Thyrotoxic periodic paralysis (TPP) is an uncommon but dangerous complication seen in thyrotoxic patients. It is characterized by hypokalemia associated with acute proximal symmetrical lower limb weakness and can progress to involve all four limbs and the respiratory musculature. The mechanisms of hypokalemia are not completely understood. The prevailing theories include increased Na-K ATPase pump activity and mutations in genes encoding inward-rectifier potassium channels in skeletal muscle. It is often confused with familial periodic paralysis (FPP) due to the similarity in presentation but can be differentiated based on the presence of thyrotoxic features and biochemical testing. Commonly recorded and described in East Asian males, the incidence of TPP has been rising in the West and other parts of the world. Knowledge regarding identification, early treatment, and prevention of future episodes of TPP is essential in mitigating this potentially lethal complication.
TPP can be caused by mutations on the KCNJ18 gene. Any cause of hyperthyroidism can lead to thyrotoxic periodic paralysis. They include Graves disease (most common), toxic nodular goiter, solitary toxic nodule, iodine-induced thyrotoxicosis, excess exogenous thyroxine use, thyroiditis, thyrotropin-secreting pituitary adenoma, and amiodarone-induced thyrotoxicosis.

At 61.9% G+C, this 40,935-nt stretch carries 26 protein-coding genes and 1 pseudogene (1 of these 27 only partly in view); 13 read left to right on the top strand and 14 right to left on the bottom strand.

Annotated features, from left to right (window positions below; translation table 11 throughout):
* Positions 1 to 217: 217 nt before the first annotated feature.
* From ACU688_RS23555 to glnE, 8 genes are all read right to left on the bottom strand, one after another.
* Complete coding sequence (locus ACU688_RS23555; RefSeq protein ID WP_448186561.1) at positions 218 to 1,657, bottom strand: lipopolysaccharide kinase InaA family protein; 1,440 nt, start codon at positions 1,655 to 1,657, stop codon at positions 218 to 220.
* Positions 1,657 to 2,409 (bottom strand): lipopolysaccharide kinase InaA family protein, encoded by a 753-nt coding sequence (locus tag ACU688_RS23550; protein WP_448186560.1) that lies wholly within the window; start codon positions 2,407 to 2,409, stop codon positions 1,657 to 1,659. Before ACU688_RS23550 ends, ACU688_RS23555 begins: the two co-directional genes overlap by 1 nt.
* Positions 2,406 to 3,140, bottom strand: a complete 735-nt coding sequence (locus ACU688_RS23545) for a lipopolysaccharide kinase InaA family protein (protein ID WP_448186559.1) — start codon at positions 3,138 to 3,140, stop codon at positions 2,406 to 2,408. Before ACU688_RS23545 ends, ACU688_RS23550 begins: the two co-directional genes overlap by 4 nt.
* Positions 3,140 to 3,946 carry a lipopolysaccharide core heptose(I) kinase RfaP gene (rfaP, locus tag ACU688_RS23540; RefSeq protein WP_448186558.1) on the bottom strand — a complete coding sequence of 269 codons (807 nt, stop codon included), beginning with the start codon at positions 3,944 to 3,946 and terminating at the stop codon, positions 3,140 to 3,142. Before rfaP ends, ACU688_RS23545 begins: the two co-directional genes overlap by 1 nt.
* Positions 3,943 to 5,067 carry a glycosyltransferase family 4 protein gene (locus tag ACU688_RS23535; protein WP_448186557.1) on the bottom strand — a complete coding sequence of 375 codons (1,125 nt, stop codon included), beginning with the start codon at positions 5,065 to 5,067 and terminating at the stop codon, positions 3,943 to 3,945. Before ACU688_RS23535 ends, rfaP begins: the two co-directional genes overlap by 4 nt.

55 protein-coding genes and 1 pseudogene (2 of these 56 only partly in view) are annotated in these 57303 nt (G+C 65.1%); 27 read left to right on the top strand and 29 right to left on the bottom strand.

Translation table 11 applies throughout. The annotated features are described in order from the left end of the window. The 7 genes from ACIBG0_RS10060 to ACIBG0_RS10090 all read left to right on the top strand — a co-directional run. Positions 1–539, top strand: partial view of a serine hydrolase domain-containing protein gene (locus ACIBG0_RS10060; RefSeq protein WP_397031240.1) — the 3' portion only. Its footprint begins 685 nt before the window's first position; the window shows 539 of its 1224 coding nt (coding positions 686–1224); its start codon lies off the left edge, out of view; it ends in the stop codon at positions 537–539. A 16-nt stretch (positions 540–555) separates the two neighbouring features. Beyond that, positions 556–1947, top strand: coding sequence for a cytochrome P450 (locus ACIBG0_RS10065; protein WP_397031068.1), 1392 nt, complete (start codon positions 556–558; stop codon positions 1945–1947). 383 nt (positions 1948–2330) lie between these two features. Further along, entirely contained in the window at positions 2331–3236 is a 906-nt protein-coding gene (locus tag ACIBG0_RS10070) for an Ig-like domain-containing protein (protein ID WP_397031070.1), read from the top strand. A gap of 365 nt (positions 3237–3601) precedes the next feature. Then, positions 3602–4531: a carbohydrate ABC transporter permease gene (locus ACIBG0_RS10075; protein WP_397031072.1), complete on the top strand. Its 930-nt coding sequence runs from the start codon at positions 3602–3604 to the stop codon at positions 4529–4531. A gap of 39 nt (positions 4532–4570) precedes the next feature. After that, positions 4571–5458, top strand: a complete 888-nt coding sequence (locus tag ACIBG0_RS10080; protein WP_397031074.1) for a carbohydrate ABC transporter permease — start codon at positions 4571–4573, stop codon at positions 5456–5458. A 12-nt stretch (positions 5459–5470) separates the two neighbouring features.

Common factors triggering attacks of periodic paralysis include the consumption of carbohydrate-rich foods, strenuous physical activity, high salt/sodium intake, stresses (surgical, infectious, psychological), trauma, and medications (diuretics, estrogens, acetazolamide, epinephrine, laxatives, corticosteroids, non-steroidal anti-inflammatory drugs, licorice, fluoroquinolones, aminoglycosides, and ecstasy).